The movie begins, as with the book, with a young Edgar Rice Burroughs being summoned to his rich Uncle Carter's Estate. He is told his uncle is dead and that as per his request is in a crypt that can only be opened from the inside. He's also given a diary, which explains everything--
The movie then goes to right after the Civil War, with Carter out West. He's in a saloon/store when he's "recruited" by some Army guys to help fight the Apaches. He doesn't want to fight anymore, which has to do with what happened to him in the war. He escapes, they follow and there's a brief battle between Americans and Indians. Carter takes refuge in a weird cave where he's miraculously transported to "Barsoom", as the natives call it. He finds that he is far stronger and it takes a bit before he can even walk--and then comes upon a hatchery of the four-armed, green Tharks. Tars Tarkas, the leader or Jeddak, is fascinated with him and takes him back to their camp. It's here he meets princess Dejah Thoris, who has fled her city of Hellium because she doesn't want to marry the ruler of Zodanga, their mortal enemy. In order to same Hellium from destruction, her father has promised her in marriage to the evil ruler. This guy also has the help from the mysterious Therns, white bald guys who have given him a powerful weapon called "The Ninth Ray". These Therns can assume the shape of anyone.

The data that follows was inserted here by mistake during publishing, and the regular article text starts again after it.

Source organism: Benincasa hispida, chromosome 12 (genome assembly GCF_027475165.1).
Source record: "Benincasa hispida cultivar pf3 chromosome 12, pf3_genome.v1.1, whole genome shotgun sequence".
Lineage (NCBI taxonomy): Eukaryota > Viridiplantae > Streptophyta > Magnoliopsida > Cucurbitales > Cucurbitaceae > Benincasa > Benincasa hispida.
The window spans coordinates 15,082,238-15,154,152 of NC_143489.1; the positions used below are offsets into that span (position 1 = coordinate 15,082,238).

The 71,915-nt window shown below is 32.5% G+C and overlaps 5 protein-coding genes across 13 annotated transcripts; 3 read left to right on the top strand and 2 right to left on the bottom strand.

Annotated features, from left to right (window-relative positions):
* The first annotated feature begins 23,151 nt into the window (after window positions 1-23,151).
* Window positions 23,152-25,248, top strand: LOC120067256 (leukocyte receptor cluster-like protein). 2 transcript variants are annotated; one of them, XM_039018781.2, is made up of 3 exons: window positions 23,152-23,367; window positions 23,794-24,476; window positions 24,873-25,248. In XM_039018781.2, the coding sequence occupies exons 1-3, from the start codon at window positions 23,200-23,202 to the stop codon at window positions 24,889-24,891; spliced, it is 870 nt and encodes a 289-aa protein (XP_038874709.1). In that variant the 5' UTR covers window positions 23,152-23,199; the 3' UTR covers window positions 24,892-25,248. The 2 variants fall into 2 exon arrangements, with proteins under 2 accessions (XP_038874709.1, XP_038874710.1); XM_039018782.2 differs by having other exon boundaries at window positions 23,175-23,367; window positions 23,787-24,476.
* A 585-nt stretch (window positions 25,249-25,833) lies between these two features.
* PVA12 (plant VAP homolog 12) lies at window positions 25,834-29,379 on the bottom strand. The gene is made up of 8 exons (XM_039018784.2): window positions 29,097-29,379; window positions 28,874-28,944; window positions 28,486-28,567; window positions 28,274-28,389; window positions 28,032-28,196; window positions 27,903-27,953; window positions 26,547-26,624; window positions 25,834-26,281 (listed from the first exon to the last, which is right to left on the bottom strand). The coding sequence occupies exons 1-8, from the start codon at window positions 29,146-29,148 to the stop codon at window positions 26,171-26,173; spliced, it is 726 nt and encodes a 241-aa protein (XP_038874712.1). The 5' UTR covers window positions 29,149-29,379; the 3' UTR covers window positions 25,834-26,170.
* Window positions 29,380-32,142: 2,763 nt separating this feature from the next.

While, for the most part, the spirit of the books is captured, there are too many unnecessary changes, most notably with the Therns being aliens and using Mars and Earth as "host" worlds (in the books they are simply another race of Martians). It sort of made the story seem like Philip Jose Farmer's RIVERWORLD and took some of the "oomph" of Carter exploring an alien world. Also, the Tharks aren't quite harsh enough and the casting of the two leads is sort of off the mark. But the visuals are amazing, from the dog-like Woola (I want a calot as a pet!) to the flying machines to the giant white apes (except they are blind here, which makes no sense).
Overall, this is an "okay/good" adaptation of the Edgar Rice Burrough's novels. If it gets a new generation of people to read the original series, all the better.